That roller doesn't do very much for bale forming, as evidenced by the paint still being on it. Look at its position. By the time the start of the bale gets to it, it's barely helping to roll it at all. Maybe directing some of the loose strands. Then once it's formed properly, it's doing absolutely nothing.

    Ergo, it isn't all that important to be replaced exactly life-for-like.

    water has got into that roller somehow. Maybe through a pinhole, or something. But it happened because someone left it outside all its life uncovered, most likely.

    "Oh but machine sheds are for rich folks"
    Mhhm but everyone can afford tarpaulins...!

    If it were me, I'd have that thing out of there asap, get some pipe close to that diameter, and make a new roller. Wouldn't cost a crazy amount. It doesn't have to be amazingly accurate - just has to have the ends machined true to one another.
    You could locate some pipe, make the end spigots yourself (oversize on the shafts), weld up the spigots best you can, and send to a machine shop for finishing.

    I wouldn't even bother with texture. Not this year anyway. I honestly can't see it making much difference.

    EDIT:
    in fact, you could do it another way. Make a solid shaft for power transfer, and attach the roller ends and pipe to it afterwards. It's not actually doing much "rolling" so you could make it a loose fit with grub screws, removing the welding distortion from the equation. That way, if you have any problems with bale forming, you can remove it and texture it later, or re-make it. Either way, you get out of the hole you're in.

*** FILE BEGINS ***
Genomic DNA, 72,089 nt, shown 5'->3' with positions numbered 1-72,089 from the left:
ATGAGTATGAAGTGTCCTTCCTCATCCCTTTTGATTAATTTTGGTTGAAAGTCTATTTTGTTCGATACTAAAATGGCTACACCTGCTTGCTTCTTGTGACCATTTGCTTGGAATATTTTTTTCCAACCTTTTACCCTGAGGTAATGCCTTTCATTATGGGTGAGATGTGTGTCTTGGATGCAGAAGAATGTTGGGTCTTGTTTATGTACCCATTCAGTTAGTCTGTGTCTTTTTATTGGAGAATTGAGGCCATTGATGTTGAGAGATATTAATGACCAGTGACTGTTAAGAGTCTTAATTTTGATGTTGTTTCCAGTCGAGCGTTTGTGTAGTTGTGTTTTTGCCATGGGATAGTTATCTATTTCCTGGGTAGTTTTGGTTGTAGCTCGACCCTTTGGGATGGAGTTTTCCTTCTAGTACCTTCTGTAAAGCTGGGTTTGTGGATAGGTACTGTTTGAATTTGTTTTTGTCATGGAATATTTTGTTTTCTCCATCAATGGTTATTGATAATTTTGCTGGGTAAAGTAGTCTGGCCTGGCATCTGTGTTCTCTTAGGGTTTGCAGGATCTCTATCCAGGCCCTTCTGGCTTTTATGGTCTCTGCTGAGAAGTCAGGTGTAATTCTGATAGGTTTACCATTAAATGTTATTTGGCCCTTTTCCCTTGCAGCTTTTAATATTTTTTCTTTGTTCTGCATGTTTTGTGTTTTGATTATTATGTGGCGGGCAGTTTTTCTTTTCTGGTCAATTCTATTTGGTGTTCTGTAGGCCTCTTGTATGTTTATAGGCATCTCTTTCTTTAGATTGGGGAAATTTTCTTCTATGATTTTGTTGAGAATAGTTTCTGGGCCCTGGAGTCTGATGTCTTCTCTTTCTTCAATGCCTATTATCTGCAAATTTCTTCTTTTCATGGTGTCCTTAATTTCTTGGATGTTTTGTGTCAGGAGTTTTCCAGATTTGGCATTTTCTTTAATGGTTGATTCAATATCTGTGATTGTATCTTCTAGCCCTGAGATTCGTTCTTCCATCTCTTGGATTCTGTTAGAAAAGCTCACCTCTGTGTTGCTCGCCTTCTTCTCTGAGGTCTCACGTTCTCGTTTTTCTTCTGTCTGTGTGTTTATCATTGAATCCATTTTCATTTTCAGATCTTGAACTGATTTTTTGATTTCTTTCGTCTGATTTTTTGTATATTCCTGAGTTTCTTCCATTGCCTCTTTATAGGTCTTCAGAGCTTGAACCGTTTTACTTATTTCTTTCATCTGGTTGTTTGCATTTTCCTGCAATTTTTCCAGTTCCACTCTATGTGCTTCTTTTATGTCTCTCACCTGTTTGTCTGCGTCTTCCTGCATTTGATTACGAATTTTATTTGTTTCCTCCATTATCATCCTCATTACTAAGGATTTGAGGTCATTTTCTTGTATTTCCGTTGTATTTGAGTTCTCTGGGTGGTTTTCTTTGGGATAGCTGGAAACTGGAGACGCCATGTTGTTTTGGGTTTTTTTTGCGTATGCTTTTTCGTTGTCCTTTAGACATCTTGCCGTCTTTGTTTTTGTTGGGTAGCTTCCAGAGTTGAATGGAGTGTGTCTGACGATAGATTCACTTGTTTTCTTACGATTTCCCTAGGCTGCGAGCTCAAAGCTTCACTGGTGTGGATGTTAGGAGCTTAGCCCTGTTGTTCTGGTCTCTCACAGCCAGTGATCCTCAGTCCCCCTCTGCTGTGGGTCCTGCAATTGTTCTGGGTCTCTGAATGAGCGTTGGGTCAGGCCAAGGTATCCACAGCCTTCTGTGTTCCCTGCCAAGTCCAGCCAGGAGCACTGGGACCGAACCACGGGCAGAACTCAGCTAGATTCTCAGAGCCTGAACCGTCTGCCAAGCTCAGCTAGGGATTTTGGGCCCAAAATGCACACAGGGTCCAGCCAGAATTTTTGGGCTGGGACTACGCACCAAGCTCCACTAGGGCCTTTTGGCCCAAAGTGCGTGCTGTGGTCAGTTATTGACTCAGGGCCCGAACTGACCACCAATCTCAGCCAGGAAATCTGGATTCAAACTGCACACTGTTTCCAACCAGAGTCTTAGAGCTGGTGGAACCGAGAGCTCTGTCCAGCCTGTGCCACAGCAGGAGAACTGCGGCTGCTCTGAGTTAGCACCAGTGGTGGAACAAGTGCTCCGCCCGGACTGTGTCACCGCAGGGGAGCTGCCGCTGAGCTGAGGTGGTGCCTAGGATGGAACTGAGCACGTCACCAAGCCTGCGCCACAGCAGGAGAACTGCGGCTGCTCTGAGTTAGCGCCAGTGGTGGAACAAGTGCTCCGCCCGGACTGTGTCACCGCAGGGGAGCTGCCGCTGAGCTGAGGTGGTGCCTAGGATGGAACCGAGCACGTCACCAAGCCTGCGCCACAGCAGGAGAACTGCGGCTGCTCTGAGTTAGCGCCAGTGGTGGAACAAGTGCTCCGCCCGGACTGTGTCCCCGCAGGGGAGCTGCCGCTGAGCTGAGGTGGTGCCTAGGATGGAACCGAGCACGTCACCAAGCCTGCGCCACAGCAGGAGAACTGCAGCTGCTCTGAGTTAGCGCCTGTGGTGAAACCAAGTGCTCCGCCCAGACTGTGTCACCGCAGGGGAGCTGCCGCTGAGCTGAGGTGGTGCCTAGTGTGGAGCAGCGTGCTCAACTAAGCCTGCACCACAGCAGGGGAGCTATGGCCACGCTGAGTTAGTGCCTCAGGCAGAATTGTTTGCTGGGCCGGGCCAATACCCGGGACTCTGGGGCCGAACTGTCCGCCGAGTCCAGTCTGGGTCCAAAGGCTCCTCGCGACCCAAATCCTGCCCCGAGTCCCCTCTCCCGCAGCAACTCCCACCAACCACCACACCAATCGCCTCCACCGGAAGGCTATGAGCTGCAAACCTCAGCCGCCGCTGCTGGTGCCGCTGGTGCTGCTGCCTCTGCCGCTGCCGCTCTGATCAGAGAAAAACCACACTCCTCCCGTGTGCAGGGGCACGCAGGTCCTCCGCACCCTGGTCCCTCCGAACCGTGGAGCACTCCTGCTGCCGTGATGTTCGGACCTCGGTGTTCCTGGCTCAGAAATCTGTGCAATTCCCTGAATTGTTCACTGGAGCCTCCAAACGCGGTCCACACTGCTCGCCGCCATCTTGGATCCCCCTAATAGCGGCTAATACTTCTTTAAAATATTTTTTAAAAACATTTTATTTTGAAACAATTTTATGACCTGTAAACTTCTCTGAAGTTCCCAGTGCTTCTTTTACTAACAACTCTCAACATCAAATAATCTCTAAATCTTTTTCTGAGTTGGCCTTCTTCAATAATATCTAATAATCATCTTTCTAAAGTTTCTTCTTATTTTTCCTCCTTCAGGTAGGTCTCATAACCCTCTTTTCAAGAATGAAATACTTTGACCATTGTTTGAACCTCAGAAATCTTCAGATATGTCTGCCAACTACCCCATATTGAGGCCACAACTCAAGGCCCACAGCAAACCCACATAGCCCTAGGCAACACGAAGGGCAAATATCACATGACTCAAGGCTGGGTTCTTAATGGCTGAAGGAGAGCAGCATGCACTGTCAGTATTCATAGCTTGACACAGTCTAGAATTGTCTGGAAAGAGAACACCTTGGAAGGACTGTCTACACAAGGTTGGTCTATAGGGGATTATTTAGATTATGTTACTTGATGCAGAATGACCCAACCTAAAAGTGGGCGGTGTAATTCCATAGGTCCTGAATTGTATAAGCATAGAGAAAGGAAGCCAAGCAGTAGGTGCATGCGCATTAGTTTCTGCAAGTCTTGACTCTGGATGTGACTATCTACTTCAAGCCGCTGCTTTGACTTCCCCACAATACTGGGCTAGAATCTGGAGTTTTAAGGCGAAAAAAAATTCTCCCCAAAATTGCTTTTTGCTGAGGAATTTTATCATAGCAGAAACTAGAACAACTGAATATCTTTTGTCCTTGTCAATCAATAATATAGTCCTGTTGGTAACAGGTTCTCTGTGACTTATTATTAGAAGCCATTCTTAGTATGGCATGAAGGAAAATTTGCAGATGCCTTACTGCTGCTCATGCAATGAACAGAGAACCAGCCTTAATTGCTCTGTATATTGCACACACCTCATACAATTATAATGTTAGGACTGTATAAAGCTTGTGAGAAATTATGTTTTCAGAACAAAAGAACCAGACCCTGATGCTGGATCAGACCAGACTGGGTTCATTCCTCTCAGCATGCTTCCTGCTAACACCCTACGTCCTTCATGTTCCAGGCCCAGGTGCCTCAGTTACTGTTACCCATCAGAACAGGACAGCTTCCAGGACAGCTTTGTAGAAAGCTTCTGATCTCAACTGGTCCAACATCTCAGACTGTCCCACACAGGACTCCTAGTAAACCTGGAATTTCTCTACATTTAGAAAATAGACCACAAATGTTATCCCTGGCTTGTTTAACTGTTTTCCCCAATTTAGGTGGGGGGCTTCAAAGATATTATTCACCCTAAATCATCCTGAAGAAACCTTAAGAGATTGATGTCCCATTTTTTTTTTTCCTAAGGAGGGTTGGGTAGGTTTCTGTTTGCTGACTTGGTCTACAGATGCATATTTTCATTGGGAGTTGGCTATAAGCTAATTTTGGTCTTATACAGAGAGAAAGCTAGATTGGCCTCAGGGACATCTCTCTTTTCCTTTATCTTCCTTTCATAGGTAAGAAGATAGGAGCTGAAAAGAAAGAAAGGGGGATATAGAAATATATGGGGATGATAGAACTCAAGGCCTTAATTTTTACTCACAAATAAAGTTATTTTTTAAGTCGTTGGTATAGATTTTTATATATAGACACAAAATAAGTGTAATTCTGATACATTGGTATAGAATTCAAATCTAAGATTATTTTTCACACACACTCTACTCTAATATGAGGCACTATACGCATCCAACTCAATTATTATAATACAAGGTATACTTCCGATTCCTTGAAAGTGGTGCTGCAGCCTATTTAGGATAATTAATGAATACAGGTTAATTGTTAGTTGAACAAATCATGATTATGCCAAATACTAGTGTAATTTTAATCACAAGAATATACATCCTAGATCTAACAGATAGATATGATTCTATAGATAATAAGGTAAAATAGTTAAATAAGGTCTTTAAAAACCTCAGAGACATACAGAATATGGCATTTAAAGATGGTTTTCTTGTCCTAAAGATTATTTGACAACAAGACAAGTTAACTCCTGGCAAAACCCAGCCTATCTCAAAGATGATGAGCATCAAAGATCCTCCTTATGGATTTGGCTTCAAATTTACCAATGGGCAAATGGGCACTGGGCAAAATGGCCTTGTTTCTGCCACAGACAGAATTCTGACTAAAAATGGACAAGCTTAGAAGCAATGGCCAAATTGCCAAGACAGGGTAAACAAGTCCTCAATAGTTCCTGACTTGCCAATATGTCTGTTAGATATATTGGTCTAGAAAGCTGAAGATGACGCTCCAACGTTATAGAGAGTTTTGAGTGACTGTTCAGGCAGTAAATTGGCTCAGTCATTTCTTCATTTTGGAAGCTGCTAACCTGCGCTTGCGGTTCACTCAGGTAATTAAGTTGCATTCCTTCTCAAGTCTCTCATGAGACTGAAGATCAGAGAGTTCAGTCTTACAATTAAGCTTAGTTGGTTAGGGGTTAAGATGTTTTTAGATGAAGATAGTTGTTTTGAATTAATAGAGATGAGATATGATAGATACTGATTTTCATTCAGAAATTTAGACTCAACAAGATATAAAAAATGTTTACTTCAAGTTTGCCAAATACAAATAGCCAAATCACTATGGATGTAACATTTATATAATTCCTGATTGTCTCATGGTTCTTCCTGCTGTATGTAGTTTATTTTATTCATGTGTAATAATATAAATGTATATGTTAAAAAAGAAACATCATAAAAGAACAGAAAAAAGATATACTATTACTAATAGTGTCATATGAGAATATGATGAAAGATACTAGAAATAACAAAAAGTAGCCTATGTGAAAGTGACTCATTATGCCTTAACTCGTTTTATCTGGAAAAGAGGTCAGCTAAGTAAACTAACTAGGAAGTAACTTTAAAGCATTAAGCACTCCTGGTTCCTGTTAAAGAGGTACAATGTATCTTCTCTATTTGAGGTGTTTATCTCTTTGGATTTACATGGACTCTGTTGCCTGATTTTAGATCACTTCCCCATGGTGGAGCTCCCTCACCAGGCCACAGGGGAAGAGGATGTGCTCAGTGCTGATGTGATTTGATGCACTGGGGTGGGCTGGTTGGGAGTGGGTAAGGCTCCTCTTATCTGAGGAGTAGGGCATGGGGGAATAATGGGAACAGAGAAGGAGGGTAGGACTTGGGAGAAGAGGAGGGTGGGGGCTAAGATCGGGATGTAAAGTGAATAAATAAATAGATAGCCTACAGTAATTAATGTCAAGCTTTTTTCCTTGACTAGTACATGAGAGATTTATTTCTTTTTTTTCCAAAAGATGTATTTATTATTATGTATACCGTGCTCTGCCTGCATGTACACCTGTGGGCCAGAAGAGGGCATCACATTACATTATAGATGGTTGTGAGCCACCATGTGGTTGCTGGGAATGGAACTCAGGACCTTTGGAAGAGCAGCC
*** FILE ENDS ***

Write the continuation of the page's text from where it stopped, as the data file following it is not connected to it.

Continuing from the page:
I mean, you could even just make a plain shaft and cover up the hole with some sheet metal. Get away with it, and sell the thing before it breaks something else.

    There's loads of ways to do it. Don't be boxed in by yourself Sam, that's what you usually do...

    How did that disc mower work out by the way? Did you try it, or did you just sell it again?
    I have a line on a part as of an hour ago. Have to see if it will interchange.

    I'm even wondering if the existing broken roller wasn't a replacement roller, given the shape it's in, compared to the others in the sledge assembly. It's not out of the question...........I've found extensive cobbled together crap work on the pickup(which might be having some effect on the way this thing doesn't like to start a bale).

    PITA to be without a loader. The extended boom attachment was made just for this work. I anticipated removing the entire belt frame sometime soon to rebuild the arms. They've worn paper thin in some areas. All of it has to come out of the top of the baler by my reckoning. The boom was to build a crane, remove cabs, and generally do all the high lifting we need to do.